The historical Sultan Soliman I (1520-1566) remained the most popular character among all sultans in both the sixteenth and the seventeenth century. For Kyd, Soliman I was one of the preeminent rulers since under Soliman's leadership the Ottoman Empire became the world's foremost power. Haleb, Soliman's brother, describes the reputation of Soliman in saying: "Ah Soliman, whose name hath shaked thy foes, \ As withered leaves with autumn thrown down" (I.V, 29-30). Brusor Commander-in-Chief, also praises Sultan Soliman:
   We come with mighty Soliman's command,
   Monarch and mighty Emperor of the world,
   From East to West, from South to Septentrion' (III.4, 3-5).

The allusion to the historical crime of Soliman in killing his son Prince Mustapha in 1553 is intentionally represented in Soliman's murder of his brother Amurath in Soliman and Perseda to introduce his violence which has brought a lot of sympathy to Mustapha in Elizabethan Europe. In Soliman and Perseda, Mustapha is replaced by Amurath as Soliman's brother. Kyd refers to history as a source of the death episode as the spirit of death promises in making this tragedy: "Mark well what follows, for the history / Proves me chief actor in this tragedy" 49-50). The scene ends up with heavy Ottoman royal bloodshed. Kyd excessively highlights the Turkish violence. Amurath is killed by Soliman because Amurath was accused of killing his brother Haleb. Soliman, nevertheless, expresses his sorrow and grief over the issue. Though Amurath claims his love to Soliman, Soliman denies: "No, Amurath, for murdering him thou diest" (I.V, 81). Soliman mourns his wrongdoing:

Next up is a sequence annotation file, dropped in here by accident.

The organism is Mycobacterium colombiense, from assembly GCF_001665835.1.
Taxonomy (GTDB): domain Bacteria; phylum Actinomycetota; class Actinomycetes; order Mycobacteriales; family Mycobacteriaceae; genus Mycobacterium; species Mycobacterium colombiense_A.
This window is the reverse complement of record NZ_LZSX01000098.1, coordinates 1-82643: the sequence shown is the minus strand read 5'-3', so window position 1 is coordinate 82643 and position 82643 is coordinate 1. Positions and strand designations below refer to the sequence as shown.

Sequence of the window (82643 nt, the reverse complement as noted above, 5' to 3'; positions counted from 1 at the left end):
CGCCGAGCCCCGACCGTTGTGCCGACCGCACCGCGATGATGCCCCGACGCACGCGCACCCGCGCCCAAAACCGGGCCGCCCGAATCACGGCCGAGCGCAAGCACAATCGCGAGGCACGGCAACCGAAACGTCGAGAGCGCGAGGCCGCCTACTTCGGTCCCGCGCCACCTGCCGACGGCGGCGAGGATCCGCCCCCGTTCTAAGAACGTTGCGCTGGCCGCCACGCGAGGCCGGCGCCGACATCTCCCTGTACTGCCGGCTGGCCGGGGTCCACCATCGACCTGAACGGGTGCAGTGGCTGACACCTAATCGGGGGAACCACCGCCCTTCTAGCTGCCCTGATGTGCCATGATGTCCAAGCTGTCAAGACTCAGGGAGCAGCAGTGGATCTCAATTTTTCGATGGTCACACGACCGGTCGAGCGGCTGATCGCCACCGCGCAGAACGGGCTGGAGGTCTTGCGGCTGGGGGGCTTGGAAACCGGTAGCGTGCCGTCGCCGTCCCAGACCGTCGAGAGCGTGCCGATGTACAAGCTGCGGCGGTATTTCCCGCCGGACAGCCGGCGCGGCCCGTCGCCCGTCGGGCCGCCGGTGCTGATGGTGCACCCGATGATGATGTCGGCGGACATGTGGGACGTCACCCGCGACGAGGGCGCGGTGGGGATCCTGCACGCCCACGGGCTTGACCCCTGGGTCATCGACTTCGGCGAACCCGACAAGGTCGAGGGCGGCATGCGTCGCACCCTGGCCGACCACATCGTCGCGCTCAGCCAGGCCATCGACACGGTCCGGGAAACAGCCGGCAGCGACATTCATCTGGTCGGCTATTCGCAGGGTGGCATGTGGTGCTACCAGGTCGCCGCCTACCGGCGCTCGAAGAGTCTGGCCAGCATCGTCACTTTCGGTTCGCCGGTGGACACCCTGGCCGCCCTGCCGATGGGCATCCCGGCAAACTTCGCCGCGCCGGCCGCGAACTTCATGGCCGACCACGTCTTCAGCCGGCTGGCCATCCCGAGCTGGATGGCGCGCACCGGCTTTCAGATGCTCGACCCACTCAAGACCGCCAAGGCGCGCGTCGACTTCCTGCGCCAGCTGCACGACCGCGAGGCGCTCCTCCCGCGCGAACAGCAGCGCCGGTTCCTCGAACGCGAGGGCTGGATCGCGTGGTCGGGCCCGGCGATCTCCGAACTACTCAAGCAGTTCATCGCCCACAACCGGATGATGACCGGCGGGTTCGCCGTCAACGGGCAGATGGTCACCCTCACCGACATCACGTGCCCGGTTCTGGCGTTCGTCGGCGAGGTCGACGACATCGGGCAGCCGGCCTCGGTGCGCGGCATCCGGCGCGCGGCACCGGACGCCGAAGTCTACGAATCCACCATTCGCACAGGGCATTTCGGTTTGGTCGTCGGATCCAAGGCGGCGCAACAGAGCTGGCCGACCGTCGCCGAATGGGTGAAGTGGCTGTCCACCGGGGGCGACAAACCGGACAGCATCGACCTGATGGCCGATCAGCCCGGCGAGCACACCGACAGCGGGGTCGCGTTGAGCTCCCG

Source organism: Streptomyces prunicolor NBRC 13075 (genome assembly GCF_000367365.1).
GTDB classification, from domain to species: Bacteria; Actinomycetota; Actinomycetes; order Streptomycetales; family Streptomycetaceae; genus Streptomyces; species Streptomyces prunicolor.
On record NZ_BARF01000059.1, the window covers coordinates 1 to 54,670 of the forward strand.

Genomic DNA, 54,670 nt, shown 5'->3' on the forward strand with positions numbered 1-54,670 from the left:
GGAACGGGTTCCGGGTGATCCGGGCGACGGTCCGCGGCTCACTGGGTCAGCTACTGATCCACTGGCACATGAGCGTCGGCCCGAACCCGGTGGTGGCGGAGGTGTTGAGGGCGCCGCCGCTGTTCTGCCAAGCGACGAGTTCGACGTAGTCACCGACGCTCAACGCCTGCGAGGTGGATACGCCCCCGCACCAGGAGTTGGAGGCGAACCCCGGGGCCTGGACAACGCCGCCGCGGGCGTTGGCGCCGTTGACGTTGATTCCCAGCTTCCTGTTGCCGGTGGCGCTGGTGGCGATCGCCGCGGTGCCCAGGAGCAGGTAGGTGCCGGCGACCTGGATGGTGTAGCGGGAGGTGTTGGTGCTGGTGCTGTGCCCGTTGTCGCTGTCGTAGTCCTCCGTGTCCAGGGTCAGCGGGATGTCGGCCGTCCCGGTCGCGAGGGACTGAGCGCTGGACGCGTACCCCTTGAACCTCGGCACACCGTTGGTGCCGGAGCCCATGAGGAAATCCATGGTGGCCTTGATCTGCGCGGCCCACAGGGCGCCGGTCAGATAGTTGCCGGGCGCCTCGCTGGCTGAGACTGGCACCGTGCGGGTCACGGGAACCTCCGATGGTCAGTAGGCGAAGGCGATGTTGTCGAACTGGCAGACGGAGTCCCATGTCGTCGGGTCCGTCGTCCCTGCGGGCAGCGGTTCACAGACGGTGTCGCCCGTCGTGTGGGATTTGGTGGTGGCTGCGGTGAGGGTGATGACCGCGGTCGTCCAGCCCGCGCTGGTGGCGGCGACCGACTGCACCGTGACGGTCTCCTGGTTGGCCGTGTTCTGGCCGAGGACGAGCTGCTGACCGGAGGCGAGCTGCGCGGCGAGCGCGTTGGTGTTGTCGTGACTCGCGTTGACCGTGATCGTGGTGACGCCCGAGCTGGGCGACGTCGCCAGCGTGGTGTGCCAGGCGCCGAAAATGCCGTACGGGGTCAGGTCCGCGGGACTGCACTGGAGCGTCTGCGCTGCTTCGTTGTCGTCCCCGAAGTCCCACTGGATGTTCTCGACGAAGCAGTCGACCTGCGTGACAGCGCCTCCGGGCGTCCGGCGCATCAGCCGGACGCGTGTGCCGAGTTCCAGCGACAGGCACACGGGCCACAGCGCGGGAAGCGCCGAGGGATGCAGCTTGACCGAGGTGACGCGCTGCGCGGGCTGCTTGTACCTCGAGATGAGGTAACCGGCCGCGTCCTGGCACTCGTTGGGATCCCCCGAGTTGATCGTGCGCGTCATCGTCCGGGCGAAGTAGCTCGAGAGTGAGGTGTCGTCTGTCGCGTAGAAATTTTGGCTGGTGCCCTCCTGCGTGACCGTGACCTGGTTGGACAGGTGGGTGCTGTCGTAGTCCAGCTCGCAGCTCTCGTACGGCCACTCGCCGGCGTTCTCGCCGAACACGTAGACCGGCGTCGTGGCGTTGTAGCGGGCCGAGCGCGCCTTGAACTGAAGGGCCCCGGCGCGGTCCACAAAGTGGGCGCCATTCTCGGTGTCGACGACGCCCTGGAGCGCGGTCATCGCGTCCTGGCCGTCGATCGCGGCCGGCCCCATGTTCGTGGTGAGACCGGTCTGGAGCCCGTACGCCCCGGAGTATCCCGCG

Yet, Amurath, thou wert my brother too,
   ... ... ... ... ... ... ...
   Aye, aye, and thou as virtuous as Haleb,
   And I as dear to thee as unto Haleb,'
   ... ... ... ... ... ... ...
   Withhold thy hand from heaping blood on blood? (I.5, 95-105)

Soliman thinks that the Turkish preparation debate between brothers to invade Rhodes is the reason for their death. Soliman is very arrogant as he holds life and death in his hand. Soliman becomes the angel of death. He plans to take revenge from the people of Rhodes. The plan to kill Rhodians might have created a great dislike among the audience. Soliman says:
   Then farewell, sorrow; and now, revenge, draw near
   In controversy touching the Isle of Rhodes
   My brothers died; on Rhodes I'll be revenged.
   Now tell me, Brusor, what's the news at Rhodes? 8-11)

Kyd's political subtext is epitomized in the play-let, which represents on one level his symbolic recapitulation of Turkish/Christian warfare in the Mediterranean, beginning with the Turkish conquest of Rhodes in 1522. The image of the character of Sultan Soliman is echoed again, briefly with reference to Rhodes, for entertainment by Balthazar in Kyd's The Spanish Tragedy. Balthazar also remarks on the blessings of Islam and appreciates Soliman for his war campaigns: